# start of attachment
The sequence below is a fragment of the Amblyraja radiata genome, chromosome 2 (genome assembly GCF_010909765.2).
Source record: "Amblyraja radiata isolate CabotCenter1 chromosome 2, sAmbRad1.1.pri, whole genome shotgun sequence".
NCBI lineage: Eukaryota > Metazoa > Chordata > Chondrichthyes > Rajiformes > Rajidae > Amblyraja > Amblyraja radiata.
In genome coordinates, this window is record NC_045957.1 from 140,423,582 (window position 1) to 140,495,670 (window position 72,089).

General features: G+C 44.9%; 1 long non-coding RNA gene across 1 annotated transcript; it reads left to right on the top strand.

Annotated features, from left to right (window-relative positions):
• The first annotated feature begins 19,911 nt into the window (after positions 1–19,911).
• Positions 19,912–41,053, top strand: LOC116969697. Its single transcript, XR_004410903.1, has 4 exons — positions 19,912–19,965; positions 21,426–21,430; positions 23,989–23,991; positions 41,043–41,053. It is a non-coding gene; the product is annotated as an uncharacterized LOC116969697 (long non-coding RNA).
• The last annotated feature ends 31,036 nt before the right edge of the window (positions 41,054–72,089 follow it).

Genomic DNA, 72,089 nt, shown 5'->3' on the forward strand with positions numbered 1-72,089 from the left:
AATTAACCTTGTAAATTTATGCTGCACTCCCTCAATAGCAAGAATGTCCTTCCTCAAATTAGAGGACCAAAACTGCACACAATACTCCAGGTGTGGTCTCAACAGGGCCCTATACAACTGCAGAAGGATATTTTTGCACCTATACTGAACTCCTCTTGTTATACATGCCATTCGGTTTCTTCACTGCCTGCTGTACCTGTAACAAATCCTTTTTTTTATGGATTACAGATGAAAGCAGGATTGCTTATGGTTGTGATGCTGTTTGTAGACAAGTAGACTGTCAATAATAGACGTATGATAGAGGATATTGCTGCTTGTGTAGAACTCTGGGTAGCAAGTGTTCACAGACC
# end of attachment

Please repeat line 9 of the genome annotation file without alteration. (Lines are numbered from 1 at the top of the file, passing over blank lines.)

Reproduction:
• The last annotated feature ends 31,036 nt before the right edge of the window (positions 41,054–72,089 follow it).